Climate change in Japan


Climate change in Japan is being addressed at a governmental level.

The Intergovernmental Panel on Climate Change (IPCC) proposes two hypothetical future scenarios. One is Scenario "A1B" based on the assumption that a future world will have more global economic growth (the concentration of carbon dioxide will be 720ppm in 2100). The other is Scenario "B1" based on the assumption that a future world will have global green economy (the concentration of carbon dioxide will be 550ppm in 2100).

Earth Simulator calculations, reveal the daily increase in mean temperature in Japan during the period of 2071 to 2100. The temperature has increased by 3.0°C in Scenario B1 and 4.2°C in A1B compared to that of 1971 to 2000. Similarly, the daily maximum temperature in Japan increased by 3.1°C in B1 and 4.4°C in A1B. The precipitation in summer in Japan increased steadily due to global warming (the annual average precipitation increased by 17% in Scenario B1 and by 19% in Scenario A1B during the period of 2071 to 2100 compared to that of 1971 to 2000).[1]

Currently, Japan is a world leader in the development of new climate-friendly technologies.[2] Honda and Toyota hybrid electric vehicles were named to have the highest fuel efficiency and lowest emissions.[3] The fuel economy and emissions decrease is due to the advanced technology in hybrid systems, biofuels, use of lighter weight material and better engineering.

As a signatory of the Kyoto Protocol, and host of the 1997 conference which created it, Japan is under treaty obligations to reduce its carbon dioxide emissions and to take other steps related to curbing climate change. The Cool Biz campaign introduced under former Prime Minister Junichiro Koizumi was targeted at reducing energy use through the reduction of air conditioning use in government offices.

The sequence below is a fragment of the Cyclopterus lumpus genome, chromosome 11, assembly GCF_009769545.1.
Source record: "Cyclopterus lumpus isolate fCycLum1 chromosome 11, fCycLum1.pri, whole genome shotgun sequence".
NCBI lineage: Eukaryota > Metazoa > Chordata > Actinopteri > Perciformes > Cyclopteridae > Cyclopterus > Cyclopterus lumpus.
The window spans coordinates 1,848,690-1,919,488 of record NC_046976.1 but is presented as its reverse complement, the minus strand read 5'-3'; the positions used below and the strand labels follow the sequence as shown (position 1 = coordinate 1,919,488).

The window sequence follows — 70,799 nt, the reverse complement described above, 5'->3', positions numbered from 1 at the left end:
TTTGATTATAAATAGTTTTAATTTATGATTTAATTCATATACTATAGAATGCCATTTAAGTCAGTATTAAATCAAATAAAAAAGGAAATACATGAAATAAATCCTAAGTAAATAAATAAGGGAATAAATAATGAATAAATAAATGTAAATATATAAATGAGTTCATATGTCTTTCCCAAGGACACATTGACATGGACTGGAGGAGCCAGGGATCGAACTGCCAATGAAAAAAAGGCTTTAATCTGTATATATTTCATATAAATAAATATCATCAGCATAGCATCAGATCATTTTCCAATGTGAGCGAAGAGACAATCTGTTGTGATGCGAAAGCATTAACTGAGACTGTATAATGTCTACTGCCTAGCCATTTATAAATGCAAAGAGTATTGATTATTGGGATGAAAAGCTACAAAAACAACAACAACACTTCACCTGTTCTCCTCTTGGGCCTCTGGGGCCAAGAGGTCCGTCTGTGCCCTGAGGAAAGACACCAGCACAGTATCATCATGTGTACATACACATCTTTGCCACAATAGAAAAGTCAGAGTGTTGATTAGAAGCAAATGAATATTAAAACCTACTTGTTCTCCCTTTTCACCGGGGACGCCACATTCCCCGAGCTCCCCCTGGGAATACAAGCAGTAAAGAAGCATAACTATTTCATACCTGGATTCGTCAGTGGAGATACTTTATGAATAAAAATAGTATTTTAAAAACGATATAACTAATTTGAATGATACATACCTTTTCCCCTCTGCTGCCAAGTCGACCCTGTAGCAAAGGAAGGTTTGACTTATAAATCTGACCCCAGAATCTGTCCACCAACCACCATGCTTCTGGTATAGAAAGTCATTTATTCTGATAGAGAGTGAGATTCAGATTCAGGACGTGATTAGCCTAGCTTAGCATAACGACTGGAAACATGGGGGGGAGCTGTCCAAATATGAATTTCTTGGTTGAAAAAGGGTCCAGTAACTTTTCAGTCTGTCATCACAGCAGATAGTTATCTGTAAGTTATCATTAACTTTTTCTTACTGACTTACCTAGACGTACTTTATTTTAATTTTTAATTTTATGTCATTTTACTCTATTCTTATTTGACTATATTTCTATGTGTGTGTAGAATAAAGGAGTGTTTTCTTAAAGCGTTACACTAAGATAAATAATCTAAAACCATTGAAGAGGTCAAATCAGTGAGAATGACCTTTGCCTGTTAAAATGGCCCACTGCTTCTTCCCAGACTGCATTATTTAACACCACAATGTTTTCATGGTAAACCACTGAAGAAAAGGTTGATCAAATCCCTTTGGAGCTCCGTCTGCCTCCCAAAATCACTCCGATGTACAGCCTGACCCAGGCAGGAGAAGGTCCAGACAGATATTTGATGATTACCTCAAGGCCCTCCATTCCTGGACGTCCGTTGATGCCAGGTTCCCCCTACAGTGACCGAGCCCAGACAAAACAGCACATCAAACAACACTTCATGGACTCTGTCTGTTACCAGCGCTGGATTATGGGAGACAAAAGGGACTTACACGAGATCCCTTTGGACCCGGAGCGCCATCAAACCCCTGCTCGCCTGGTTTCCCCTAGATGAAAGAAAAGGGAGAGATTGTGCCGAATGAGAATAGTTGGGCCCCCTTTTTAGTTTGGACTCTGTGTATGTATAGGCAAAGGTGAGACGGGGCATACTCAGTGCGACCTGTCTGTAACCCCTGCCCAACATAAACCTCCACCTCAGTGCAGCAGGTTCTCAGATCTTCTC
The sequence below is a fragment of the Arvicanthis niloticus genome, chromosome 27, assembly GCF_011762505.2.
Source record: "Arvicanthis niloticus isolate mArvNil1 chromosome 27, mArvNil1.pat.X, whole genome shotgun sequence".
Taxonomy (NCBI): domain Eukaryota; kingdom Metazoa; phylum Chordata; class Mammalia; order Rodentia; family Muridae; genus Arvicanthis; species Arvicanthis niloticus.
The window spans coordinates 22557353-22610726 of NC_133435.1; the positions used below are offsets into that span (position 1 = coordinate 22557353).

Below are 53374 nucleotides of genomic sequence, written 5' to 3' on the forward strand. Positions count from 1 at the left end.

Japan's capital Tokyo is preparing to force industry to make big cuts in greenhouse gases, taking the lead in a country struggling to meet its Kyoto Protocol obligations. Tokyo's outspoken governor, Shintaro Ishihara, decided to go it alone and create Japan's first emissions cap system, reducing greenhouse gas emission by a total of 25 percent by 2020 from the 2000 level.[4]

On June 25, 2008, Tokyo Metropolitan Assembly approved bylaw for reduction program of CO2 emission start from 2010. Approx. 1,300 large offices and factories in Tokyo that consume electric power equivalent to 1,500 kilo-litre of crude oil annually must reduce CO2 emission 15-20% of average volume in last three years before this bylaw. Even with emissions trading or cap and trade but targeting reduction not is achieved by 2020, the penalty up to JPY 500,000 shall be charged. This penalty chargeable regulation is first one in Japan.

Kyoto Protocol Target Achievement Plan

Japan created the Kyoto Protocol Target Achievement Plan to lay out the necessary measures required to meet their 6% reduction commitment under the Kyoto Protocol. It was first established as an outcome of the evaluation of the Climate Change Policy Program carried out in 2004.

The main branches of the plan are ensuring the pursuit of environment and economy, promoting of technology, raising public awareness, utilizing of policy measures, and ensuring international collaboration [5]

See also


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